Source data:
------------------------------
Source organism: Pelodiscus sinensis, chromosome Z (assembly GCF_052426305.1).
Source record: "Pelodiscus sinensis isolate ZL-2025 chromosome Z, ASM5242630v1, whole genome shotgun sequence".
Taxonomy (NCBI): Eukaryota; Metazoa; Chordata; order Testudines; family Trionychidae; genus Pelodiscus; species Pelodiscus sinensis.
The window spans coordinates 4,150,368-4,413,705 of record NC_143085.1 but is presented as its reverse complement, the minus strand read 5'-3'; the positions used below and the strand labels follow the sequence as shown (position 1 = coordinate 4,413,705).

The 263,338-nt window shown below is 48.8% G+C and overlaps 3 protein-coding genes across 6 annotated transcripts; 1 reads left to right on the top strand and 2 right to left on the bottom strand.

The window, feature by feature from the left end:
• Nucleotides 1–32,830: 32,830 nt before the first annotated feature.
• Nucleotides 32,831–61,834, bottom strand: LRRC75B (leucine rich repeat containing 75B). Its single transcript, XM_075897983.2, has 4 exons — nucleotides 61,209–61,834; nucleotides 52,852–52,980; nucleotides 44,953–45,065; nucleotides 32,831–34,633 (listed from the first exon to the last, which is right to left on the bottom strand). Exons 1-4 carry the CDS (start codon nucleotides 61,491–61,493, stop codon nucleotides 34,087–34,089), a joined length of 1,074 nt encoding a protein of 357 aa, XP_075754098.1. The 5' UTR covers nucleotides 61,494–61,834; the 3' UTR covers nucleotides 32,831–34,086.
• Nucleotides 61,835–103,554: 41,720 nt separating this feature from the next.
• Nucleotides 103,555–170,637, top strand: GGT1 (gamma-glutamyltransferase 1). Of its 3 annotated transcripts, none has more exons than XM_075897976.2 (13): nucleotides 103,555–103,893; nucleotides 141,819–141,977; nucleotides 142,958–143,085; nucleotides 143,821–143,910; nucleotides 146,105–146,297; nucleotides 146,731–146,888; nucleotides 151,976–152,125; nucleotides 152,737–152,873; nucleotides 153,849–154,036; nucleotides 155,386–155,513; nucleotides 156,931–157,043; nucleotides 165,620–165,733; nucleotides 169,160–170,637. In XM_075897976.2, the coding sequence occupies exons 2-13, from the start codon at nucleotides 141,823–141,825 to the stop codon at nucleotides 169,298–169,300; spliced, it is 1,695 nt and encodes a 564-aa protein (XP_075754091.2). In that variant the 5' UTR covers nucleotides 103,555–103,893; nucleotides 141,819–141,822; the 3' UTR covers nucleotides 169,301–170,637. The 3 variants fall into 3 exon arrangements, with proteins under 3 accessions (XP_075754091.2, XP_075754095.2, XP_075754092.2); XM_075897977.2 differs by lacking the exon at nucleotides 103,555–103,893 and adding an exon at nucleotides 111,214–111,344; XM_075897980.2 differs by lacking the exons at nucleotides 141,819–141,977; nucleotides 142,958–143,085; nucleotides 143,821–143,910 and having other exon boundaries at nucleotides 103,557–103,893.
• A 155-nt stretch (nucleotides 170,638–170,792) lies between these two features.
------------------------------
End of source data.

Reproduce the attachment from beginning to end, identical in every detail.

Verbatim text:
Source organism: Pelodiscus sinensis, chromosome Z (assembly GCF_052426305.1).
Source record: "Pelodiscus sinensis isolate ZL-2025 chromosome Z, ASM5242630v1, whole genome shotgun sequence".
Taxonomy (NCBI): Eukaryota; Metazoa; Chordata; order Testudines; family Trionychidae; genus Pelodiscus; species Pelodiscus sinensis.
The window spans coordinates 4,150,368-4,413,705 of record NC_143085.1 but is presented as its reverse complement, the minus strand read 5'-3'; the positions used below and the strand labels follow the sequence as shown (position 1 = coordinate 4,413,705).

The 263,338-nt window shown below is 48.8% G+C and overlaps 3 protein-coding genes across 6 annotated transcripts; 1 reads left to right on the top strand and 2 right to left on the bottom strand.

The window, feature by feature from the left end:
• Nucleotides 1–32,830: 32,830 nt before the first annotated feature.
• Nucleotides 32,831–61,834, bottom strand: LRRC75B (leucine rich repeat containing 75B). Its single transcript, XM_075897983.2, has 4 exons — nucleotides 61,209–61,834; nucleotides 52,852–52,980; nucleotides 44,953–45,065; nucleotides 32,831–34,633 (listed from the first exon to the last, which is right to left on the bottom strand). Exons 1-4 carry the CDS (start codon nucleotides 61,491–61,493, stop codon nucleotides 34,087–34,089), a joined length of 1,074 nt encoding a protein of 357 aa, XP_075754098.1. The 5' UTR covers nucleotides 61,494–61,834; the 3' UTR covers nucleotides 32,831–34,086.
• Nucleotides 61,835–103,554: 41,720 nt separating this feature from the next.
• Nucleotides 103,555–170,637, top strand: GGT1 (gamma-glutamyltransferase 1). Of its 3 annotated transcripts, none has more exons than XM_075897976.2 (13): nucleotides 103,555–103,893; nucleotides 141,819–141,977; nucleotides 142,958–143,085; nucleotides 143,821–143,910; nucleotides 146,105–146,297; nucleotides 146,731–146,888; nucleotides 151,976–152,125; nucleotides 152,737–152,873; nucleotides 153,849–154,036; nucleotides 155,386–155,513; nucleotides 156,931–157,043; nucleotides 165,620–165,733; nucleotides 169,160–170,637. In XM_075897976.2, the coding sequence occupies exons 2-13, from the start codon at nucleotides 141,823–141,825 to the stop codon at nucleotides 169,298–169,300; spliced, it is 1,695 nt and encodes a 564-aa protein (XP_075754091.2). In that variant the 5' UTR covers nucleotides 103,555–103,893; nucleotides 141,819–141,822; the 3' UTR covers nucleotides 169,301–170,637. The 3 variants fall into 3 exon arrangements, with proteins under 3 accessions (XP_075754091.2, XP_075754095.2, XP_075754092.2); XM_075897977.2 differs by lacking the exon at nucleotides 103,555–103,893 and adding an exon at nucleotides 111,214–111,344; XM_075897980.2 differs by lacking the exons at nucleotides 141,819–141,977; nucleotides 142,958–143,085; nucleotides 143,821–143,910 and having other exon boundaries at nucleotides 103,557–103,893.
• A 155-nt stretch (nucleotides 170,638–170,792) lies between these two features.